Saturday, June 17, 2006

Five Common Christian Counseling Errors I

pastor`s wife, a resource article on counseling

Five Common Christian Counseling Errors

Evaluate Your Biblical Counseling Techniques
(c) 2005 Doug Britton

Note: This online Bible study borrows from some of the points in the seminar,
"How to Counsel from Scripture."

When you give advice—as a friend, counselor or pastor—it's easy to harm your effectiveness by making one (or more) of the following mistakes.

As you study, score yourself from 0 to 10 on each point.
"0" means, "I really need to improve in this area."
"10" means, "I'm doing great in this area."

Mistake #1: Giving advice without listeningOne of the biggest mistakes Christians (and others) make is giving quick counsel or advice without carefully listening. When we listen, people trust us more and we are able to give better advice.

My dear brothers, take note of this: Everyone should be quick to listen, slow to speak and slow to become angry (James 1:19).
The first to present his case seems right, till another comes forward and questions him (Proverbs 18:17).

Make it your goal to deeply understand the other person. This is more than just being able to repeat back someone’s words. This is understanding emotions and thoughts. Ask lots of questions. "Listen" to emotions and body language, not just words.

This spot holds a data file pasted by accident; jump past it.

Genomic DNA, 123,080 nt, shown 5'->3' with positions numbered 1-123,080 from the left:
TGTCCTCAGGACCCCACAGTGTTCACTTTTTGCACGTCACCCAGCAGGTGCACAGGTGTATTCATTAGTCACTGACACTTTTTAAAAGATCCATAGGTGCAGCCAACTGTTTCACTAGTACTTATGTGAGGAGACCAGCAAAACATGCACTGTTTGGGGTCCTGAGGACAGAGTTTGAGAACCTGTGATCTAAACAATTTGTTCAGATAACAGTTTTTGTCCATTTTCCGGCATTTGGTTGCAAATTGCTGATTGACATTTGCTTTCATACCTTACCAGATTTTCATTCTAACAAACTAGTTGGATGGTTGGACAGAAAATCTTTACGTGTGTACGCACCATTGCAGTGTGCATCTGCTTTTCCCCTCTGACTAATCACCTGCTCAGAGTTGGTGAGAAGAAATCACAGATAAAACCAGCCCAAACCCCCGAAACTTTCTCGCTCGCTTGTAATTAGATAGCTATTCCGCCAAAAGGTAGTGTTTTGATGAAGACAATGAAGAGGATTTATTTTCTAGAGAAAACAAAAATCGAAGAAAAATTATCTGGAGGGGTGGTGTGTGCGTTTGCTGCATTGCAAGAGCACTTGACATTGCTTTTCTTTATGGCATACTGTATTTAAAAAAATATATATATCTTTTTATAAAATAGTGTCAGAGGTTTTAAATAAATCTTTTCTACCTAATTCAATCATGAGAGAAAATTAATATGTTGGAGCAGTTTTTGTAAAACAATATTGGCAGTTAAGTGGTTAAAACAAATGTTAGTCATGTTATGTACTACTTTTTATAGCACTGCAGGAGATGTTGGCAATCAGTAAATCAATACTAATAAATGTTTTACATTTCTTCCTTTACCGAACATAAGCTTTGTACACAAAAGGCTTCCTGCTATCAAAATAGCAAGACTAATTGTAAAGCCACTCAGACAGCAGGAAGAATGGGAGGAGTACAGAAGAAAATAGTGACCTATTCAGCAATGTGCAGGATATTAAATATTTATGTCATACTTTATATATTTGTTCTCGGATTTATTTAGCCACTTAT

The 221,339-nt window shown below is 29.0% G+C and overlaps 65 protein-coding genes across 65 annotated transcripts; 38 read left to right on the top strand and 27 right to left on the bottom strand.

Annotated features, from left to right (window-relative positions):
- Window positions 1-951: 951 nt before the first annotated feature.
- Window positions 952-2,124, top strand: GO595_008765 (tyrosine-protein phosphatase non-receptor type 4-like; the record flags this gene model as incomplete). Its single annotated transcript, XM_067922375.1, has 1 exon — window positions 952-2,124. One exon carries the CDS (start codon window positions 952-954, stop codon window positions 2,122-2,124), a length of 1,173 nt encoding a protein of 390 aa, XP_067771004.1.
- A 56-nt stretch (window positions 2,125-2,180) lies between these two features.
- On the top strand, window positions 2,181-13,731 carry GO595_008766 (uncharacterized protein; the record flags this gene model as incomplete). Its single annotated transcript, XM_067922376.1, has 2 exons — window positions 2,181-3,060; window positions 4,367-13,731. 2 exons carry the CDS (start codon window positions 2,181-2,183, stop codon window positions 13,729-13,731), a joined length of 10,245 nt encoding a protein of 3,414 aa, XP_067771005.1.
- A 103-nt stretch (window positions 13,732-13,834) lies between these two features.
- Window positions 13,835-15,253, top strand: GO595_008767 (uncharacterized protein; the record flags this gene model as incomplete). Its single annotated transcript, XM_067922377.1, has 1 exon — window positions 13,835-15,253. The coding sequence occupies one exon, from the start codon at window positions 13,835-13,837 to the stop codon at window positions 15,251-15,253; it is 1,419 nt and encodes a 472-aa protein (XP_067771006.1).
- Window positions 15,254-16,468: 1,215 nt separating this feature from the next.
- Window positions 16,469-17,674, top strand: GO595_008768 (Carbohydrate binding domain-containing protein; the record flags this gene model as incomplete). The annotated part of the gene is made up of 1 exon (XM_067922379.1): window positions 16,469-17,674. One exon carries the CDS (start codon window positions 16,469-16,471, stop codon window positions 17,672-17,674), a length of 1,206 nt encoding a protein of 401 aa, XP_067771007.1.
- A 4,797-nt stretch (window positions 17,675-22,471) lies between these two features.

My "listening" score (0-10): ____

Mistake #2: Showing a judgmental or condemning spirit
The person with whom you are speaking (or counseling) may have sinned in almost unthinkable ways or made serious mistakes. However, if you give the message that you are disgusted, he or she is unlikely to benefit from your advice.

Show concern for people who have sinned. They should sense that you care, not that you condemn.

Identify sin as sin, but replace anger, disgust and condemnation with sorrow and concern. Remember that your goal is to restore the other person, to help him or her change.

For this reason he had to be made like his brothers in every way, in order that he might become a merciful and faithful high priest in service to God, and that he might make atonement for the sins of the people. Because he himself suffered when he was tempted, he is able to help those who are being tempted (Hebrews 2:18).

For we do not have a high priest who is unable to sympathize with our weaknesses, but we have one who has been tempted in every way, just as we are—yet was without sin (Hebrews 4:15). Stay humble. Remember that although you may not have committed the same sin, you have committed lots of other serious sins.

My "judgmental attitude" score (0-10): ____

Mistake #3: Talking too much
Has someone ever given you a long speech about your mistakes? If so, you probably tuned out part way through. Speeches rarely work!

When you get people involved in a discussion, they are more likely to change. Remember to ask questions. It’s often effective to ask people if they would like to make changes. If they say "yes," ask what they would like to change. When you help people work on something they identify, they are more likely to get involved.

My "talking too much score" (0-10): ____

to be continued...

No comments: